Darling departs March 2 to begin work with her husband’s commercial roofing company, Maine Roofing. Her departure follows the recent resignation of longtime city spokesperson Peter DeWitt, now with Time Warner Cable, and Economic Development Division Director Jack Lufkin, who’s taken a job with Gorham Savings Bank. 

Assistant City Manager Larry Mead hit the road a few months ago to become the town manager of Kennebunkport. Inspection Division Director Mike Nugent also left last fall. The city’s Island and Neighborhood Services Administrator, Tom Fortier, took a job last month as town manager of Richmond after over 17 years with the city. And Housing and Neighborhood Services Director Aaron Shapiro left late last year to take a position in Cumberland County government.

Marine Operations and Facilities Manager Ben Snow was put on administrative leave a couple weeks ago after being arrested following a domestic disturbance at his Munjoy Hill home. The general manager of the Greater Portland Metro Transit District, Peter Cavanaugh, recently resigned his post, replaced by new Metro GM David Redlefsen. And on Jan. 1, Catherine Debo replaced longtime Casco Bay Lines GM Pat Christian.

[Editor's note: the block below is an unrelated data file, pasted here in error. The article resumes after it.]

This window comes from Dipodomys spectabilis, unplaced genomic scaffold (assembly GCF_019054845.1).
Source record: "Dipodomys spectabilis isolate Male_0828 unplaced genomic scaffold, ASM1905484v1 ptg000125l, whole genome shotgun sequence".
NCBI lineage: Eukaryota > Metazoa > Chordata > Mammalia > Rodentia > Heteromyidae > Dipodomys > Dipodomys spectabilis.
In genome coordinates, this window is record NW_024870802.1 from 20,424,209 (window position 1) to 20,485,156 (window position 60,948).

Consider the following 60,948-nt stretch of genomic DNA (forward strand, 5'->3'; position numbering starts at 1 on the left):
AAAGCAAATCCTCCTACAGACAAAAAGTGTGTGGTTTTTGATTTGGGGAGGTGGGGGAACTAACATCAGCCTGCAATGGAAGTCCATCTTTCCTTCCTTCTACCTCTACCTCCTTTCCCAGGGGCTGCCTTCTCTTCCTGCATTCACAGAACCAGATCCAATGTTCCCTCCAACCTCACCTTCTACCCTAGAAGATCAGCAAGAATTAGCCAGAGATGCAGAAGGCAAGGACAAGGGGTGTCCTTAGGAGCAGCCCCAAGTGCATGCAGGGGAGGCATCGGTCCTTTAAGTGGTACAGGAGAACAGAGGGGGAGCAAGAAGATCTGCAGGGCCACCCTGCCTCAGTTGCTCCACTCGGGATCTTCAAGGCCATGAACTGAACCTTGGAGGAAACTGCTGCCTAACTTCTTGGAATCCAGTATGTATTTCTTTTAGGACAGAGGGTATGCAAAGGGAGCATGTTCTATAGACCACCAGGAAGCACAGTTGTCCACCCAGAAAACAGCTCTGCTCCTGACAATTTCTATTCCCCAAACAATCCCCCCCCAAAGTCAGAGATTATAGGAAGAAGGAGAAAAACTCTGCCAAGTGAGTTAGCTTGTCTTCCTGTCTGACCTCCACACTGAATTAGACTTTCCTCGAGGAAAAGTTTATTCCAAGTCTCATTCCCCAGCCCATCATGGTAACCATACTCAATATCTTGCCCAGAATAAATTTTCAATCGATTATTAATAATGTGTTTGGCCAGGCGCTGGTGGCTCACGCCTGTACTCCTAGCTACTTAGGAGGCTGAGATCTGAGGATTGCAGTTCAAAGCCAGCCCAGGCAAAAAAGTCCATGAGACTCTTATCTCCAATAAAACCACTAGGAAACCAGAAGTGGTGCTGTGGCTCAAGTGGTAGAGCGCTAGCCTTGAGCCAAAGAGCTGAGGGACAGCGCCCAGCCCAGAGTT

Redlefsen, the new bus system manager, has a maritime background, and ferry company GM Debo most recently ran the bus system in Madison, Wisconsin, prompting city Ports and Transportation Director Capt. Jeff Monroe to quip that the two should switch jobs after a year. 


February 9, 2007

Longfellow Square shuffle
Several businesses are opening, expanding or relocating in and around Portland’s Longfellow Square. 

The restaurant and occasional music and arts venue Local 188, on State Street, will relocate a couple hundred feet away into a much larger space on the north side of Congress Street last occupied by City Soul Jewelers and a home security company. Owner Jay Villani said Local’s current location will close in April and the reborn restaurant and bar will open June 1. Plans call for more seating and bar space, a stage for live music, and an expanded menu offering dishes and breads baked on the premises in a large clay oven.